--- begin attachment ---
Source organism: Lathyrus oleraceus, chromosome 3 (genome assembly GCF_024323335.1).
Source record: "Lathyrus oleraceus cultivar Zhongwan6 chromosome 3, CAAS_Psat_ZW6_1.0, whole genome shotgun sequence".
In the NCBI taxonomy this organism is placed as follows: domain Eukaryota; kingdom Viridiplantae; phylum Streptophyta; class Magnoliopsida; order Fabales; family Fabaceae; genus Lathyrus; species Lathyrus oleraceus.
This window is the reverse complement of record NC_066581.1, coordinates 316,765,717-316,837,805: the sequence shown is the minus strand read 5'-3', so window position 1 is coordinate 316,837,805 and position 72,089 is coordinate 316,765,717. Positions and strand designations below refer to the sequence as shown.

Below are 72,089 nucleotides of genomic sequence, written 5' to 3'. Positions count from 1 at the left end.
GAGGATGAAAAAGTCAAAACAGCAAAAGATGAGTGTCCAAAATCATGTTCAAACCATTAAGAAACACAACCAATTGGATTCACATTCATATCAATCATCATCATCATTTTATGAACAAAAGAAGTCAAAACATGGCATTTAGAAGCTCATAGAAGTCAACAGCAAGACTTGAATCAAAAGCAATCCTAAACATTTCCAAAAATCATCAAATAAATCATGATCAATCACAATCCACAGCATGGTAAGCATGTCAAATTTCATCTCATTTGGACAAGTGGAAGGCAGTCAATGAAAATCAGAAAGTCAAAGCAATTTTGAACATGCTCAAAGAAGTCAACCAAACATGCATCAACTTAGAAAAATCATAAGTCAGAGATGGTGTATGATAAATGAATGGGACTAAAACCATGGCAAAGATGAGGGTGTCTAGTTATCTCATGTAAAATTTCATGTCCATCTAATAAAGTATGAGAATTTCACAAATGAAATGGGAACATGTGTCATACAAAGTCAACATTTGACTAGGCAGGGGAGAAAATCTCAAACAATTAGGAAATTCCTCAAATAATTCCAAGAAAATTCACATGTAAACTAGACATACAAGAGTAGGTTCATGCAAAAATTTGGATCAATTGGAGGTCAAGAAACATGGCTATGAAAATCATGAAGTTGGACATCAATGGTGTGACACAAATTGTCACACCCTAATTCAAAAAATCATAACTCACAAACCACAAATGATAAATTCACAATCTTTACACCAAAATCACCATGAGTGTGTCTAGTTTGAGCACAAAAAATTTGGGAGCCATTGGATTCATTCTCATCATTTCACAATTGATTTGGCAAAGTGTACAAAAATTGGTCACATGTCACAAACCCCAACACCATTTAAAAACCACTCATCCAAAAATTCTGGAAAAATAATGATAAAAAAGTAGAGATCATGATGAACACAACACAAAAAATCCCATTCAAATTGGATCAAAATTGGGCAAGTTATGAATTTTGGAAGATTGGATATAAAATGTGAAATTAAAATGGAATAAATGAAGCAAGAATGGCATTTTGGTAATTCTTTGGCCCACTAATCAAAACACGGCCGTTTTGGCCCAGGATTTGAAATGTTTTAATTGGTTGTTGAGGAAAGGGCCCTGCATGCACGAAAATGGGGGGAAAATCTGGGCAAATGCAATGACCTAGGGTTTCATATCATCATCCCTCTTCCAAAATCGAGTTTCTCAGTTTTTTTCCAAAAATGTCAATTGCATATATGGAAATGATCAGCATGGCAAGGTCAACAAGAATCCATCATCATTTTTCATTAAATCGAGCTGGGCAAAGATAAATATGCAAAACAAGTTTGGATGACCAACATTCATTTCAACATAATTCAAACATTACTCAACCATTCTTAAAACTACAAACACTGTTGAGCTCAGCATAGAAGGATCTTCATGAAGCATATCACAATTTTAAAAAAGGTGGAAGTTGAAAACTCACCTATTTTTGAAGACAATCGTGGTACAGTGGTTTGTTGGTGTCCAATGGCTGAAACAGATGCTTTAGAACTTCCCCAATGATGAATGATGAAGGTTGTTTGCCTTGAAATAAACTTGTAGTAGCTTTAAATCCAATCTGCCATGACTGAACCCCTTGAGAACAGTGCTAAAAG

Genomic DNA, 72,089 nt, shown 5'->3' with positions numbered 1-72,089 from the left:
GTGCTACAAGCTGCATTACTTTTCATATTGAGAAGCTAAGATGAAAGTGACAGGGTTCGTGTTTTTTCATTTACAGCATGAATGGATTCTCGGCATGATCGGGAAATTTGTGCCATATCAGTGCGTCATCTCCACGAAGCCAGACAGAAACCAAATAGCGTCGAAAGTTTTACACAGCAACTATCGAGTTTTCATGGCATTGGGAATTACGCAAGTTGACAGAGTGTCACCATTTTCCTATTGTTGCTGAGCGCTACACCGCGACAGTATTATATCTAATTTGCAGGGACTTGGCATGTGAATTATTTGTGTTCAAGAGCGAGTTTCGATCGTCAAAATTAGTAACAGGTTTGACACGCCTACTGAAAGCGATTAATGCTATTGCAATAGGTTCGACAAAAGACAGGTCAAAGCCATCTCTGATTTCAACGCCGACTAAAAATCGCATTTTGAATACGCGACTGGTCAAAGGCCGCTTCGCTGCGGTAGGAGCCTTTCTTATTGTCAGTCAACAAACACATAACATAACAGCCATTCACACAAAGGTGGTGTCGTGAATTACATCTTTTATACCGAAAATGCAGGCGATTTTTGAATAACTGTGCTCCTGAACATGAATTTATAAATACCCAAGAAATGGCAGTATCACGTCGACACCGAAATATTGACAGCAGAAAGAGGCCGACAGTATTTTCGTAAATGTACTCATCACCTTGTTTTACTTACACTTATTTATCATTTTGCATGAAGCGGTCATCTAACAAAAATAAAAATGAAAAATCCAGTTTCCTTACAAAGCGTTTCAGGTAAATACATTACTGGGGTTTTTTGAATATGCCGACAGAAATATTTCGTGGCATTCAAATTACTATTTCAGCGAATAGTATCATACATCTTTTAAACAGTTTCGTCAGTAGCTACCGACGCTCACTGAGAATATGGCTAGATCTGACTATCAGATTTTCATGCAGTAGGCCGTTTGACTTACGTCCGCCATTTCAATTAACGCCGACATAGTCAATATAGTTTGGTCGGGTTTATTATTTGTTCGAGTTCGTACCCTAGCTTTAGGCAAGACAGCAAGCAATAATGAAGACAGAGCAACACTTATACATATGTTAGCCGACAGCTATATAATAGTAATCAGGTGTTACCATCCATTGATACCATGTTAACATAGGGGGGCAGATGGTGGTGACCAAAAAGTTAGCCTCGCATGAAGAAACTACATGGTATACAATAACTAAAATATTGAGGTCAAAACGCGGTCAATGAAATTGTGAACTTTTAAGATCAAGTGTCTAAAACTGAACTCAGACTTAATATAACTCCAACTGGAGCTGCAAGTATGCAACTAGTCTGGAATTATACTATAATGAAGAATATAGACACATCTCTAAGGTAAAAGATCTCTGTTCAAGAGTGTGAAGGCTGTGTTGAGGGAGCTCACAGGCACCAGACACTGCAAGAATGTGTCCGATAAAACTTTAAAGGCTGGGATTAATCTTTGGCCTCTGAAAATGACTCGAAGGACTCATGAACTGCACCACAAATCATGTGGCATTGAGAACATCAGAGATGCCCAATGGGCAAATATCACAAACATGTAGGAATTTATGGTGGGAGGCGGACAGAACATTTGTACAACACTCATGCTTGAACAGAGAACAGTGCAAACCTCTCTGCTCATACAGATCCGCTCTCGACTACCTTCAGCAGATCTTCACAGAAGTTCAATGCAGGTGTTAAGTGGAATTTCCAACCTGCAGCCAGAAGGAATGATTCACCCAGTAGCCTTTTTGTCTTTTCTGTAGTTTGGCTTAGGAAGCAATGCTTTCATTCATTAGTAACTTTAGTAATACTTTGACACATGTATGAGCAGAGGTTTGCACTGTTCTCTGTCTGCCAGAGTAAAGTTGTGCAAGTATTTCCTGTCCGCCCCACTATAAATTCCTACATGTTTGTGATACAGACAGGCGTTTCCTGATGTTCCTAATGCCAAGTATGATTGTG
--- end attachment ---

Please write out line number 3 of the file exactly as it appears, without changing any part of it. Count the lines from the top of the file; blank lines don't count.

In the NCBI taxonomy this organism is placed as follows: domain Eukaryota; kingdom Viridiplantae; phylum Streptophyta; class Magnoliopsida; order Fabales; family Fabaceae; genus Lathyrus; species Lathyrus oleraceus.